Oftentimes, when we find ourselves listening to or reading someone who is opposed to our particular point of view, the urge to become irritated and/or dismissive is strong.Even if we genuinely want to understand someone’s point of view, we may not always succeed because we are not paying very close attention. But these moments demand that we take care and consider the ideas being put forth. We must always assess others’ ideas fairly in order to be good thinkers.
Case in point: The Atlantic’s Jeffrey Tayler, an atheist, recently wrote an article that took umbrage with an earlier piece that sought to investigate the journey to atheism. This earlier piece, written by Larry Alex Taunton, a theist, analyzed the findings of a “nationwide campaign to interview college students who are members of Secular Student Alliances (SSA) or Freethought Societies (FS).” Tayler’s post, which allowed him to expound on his own grievances against Christianity, leveled this accusation against Taunton’s conclusions:
“what this kind of analysis does, whether intentionally or not, is peremptorily dismiss these atheists’ valid objections and present snippets from the interviews in such a way as to insult the sincerity of their nonbelief and foreclose other possible explanations for their apostasy…”
He also wrote:
“Taunton’s analysis amounts not to an objective assessment of [the atheists’] words, but pseudo-diagnosis presented in a way that skirts what they were really trying to tell him.”
So what did Taunton say that got Tayler so miffed? Here’s an excerpt from Taunton’s article about an atheist, college student named “Meredith.”
“She explained in detail how her study of anthropology had led her to atheism. When the conversation turned to her family, however, she spoke of an emotionally abusive father: ‘It was when he died that I became an atheist,’ she said. I could see no obvious connection between her father’s death and her unbelief. Was it because she loved her abusive father — abused children often do love their parents — and she was angry with God for his death? ‘No,’ Meredith explained. ‘I was terrified by the thought that he could still be alive somewhere.’”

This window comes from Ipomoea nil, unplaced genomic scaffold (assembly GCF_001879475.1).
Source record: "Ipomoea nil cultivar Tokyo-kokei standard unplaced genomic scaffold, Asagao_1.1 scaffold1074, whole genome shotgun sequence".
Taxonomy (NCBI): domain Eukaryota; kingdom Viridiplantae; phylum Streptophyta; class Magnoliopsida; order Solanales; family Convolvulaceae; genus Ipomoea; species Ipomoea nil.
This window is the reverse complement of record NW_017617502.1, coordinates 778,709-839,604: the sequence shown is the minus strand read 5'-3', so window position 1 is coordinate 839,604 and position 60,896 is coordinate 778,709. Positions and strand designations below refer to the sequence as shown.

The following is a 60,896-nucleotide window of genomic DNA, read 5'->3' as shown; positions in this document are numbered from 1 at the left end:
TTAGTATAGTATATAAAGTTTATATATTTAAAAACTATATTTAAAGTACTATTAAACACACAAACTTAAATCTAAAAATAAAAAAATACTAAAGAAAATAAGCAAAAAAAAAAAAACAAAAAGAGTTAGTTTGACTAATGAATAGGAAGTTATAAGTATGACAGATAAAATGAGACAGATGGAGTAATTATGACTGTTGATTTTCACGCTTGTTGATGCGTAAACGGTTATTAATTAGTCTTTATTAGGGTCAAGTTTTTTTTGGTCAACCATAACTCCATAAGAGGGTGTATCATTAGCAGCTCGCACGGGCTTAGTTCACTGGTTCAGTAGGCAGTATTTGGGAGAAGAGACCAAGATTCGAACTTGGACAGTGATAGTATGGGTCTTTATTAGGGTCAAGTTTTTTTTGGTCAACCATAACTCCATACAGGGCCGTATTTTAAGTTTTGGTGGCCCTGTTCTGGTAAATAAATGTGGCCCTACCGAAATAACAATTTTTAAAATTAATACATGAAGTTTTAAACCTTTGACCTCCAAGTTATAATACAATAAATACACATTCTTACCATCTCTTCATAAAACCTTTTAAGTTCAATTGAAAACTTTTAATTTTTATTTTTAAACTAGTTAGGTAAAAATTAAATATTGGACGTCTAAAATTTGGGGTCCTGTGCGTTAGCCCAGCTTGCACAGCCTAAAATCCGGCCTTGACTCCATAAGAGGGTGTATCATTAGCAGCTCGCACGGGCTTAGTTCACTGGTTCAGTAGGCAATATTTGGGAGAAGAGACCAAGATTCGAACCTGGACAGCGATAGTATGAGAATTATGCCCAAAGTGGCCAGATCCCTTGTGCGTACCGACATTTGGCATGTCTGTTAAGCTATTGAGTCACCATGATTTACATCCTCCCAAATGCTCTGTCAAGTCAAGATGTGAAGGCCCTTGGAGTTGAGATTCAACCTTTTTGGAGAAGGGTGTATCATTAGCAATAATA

At first blush this does appear to substantiate Tayler’s claim. For, even though Meredith explicitly states that her study of anthropology led her to atheism, Taunton is focusing on her emotional reaction to the possibility of meeting her abusive father in an afterlife. So isn’t this an example of dismissing the atheist’s “valid objections” to Christianity by providing other “possible explanations for apostasy?”
This is where it is important to pay close attention to what is actually being said. The reason Taunton focused on Meredith’s (and other atheists’) emotional condition during their journey to unbelief is explicitly stated in the fourth paragraph:
“Given that the New Atheism fashions itself as a movement that is ruthlessly scientific, it should come as no surprise that those answering my question [i.e. “What led you to become an atheist?”] usually attribute the decision to the purely rational and objective… To hear them tell it, the choice was made from a philosophically neutral position that was void of emotion.”
But, as Taunton points out via his study, “for most [atheists], this was a deeply emotional transition as well.” This is the reasoning behind focusing on the emotional aspects of embracing nonbelief. For most it is not an emotion-less inquiry but an emotional one. And this is, as he says, surprising considering the way that nonbelievers package the atheistic enterprise.
Tayler characterized Taunton’s argument as, “dismiss[ing] out of hand the most relevant and mature critiques leveled at religion.” But this is not the case at all. Taunton never said that emotional reasons were the only factor in someone becoming a nonbeliever. Rather, he acknowledged the atheist’s perceived scientific incompatibility with Christianity, lack of Scriptural reliability, and doctrinal incoherence. He simply points out that the journey entails an emotional factor as well.
Ironically, Tayler proves Taunton’s point when, towards the end of his own article, he lists what he calls “troublesome” characteristics of the Old Testament. The word “troublesome” means to cause annoyance or distress which are, themselves, emotional reactions.